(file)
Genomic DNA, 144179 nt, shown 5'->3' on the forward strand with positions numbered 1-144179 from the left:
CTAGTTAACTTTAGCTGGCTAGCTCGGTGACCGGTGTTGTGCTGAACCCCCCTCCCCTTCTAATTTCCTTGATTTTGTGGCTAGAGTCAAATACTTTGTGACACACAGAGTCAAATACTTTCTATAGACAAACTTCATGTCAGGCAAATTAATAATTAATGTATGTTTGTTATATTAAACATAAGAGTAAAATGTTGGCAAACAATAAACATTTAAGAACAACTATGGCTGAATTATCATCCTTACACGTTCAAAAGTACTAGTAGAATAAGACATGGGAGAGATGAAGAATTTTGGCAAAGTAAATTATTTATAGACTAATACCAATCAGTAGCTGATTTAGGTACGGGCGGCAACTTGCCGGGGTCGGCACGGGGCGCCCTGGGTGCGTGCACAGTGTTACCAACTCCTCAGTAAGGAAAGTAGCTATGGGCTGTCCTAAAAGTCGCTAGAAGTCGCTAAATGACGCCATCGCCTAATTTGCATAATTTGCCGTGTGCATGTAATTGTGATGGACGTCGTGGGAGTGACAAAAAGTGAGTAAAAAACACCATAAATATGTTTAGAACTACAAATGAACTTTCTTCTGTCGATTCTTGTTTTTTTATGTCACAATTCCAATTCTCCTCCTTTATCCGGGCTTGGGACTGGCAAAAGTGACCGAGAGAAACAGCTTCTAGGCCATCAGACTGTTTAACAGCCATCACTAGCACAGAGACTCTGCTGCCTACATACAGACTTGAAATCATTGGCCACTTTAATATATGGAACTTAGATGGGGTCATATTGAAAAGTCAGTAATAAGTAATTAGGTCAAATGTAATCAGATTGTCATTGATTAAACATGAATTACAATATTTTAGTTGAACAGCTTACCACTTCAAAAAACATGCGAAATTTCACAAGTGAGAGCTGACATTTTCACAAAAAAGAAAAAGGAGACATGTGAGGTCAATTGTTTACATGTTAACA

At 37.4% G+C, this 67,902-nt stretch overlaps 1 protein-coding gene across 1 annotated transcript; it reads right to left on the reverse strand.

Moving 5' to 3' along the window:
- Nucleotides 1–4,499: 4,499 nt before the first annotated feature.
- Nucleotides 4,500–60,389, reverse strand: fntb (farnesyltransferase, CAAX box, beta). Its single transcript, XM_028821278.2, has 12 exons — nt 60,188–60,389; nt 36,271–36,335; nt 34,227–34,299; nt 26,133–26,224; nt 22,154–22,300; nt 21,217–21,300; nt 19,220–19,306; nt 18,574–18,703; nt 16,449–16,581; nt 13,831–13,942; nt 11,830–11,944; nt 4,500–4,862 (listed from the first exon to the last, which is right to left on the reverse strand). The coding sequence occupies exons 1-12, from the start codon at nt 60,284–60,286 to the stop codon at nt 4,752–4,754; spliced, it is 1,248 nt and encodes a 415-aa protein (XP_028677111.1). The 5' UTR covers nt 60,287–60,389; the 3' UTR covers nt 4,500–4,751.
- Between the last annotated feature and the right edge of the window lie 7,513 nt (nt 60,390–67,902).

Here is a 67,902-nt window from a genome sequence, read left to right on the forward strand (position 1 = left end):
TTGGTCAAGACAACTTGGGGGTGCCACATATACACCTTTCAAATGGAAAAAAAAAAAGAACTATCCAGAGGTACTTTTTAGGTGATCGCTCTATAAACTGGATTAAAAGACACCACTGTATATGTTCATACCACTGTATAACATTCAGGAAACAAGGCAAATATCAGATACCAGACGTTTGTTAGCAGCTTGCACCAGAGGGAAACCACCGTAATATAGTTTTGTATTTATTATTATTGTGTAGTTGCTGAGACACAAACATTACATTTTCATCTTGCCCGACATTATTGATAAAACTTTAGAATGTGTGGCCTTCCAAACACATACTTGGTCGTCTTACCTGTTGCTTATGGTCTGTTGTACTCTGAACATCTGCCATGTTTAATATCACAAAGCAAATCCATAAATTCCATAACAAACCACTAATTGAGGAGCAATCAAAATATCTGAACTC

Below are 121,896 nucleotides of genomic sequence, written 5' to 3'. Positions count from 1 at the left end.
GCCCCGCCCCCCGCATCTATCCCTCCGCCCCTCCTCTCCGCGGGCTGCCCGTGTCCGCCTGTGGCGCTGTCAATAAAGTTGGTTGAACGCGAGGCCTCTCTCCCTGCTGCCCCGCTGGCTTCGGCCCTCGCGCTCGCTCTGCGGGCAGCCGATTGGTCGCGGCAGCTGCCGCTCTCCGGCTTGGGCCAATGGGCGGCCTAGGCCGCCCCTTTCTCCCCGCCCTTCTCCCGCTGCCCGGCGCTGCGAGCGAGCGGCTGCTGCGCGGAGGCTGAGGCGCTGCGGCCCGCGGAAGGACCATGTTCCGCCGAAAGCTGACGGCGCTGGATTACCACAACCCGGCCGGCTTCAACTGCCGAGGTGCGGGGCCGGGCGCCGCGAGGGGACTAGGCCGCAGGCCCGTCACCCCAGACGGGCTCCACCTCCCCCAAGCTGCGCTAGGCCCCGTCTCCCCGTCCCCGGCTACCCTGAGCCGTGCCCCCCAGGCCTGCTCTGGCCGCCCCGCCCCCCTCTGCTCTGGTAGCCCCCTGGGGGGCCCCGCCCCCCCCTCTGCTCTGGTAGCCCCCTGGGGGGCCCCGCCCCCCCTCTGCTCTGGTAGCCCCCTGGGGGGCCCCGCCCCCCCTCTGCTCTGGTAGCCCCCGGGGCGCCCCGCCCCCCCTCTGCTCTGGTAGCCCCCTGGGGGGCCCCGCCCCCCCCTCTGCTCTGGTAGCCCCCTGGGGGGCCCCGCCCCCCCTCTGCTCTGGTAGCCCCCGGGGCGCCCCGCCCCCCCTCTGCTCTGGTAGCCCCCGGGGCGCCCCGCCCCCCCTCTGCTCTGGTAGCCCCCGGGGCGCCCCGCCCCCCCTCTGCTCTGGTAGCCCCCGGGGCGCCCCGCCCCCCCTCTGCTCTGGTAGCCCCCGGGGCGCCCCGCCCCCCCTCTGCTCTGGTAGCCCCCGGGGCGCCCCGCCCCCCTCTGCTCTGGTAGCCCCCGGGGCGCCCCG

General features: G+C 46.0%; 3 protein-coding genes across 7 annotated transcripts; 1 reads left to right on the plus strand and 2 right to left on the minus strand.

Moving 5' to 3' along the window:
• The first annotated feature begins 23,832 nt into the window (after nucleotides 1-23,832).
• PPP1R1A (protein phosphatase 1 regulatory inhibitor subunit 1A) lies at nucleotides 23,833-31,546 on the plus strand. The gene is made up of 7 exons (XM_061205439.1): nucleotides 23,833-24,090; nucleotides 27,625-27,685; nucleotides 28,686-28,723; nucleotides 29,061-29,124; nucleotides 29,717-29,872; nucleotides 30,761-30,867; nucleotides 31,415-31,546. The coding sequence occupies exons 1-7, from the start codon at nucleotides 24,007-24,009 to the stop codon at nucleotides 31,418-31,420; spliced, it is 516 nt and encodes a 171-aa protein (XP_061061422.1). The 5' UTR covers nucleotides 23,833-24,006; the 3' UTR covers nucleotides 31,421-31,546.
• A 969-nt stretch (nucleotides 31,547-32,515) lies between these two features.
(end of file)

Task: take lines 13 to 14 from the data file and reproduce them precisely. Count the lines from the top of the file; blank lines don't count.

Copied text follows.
Moving 5' to 3' along the window:
• The first annotated feature begins 23,832 nt into the window (after nucleotides 1-23,832).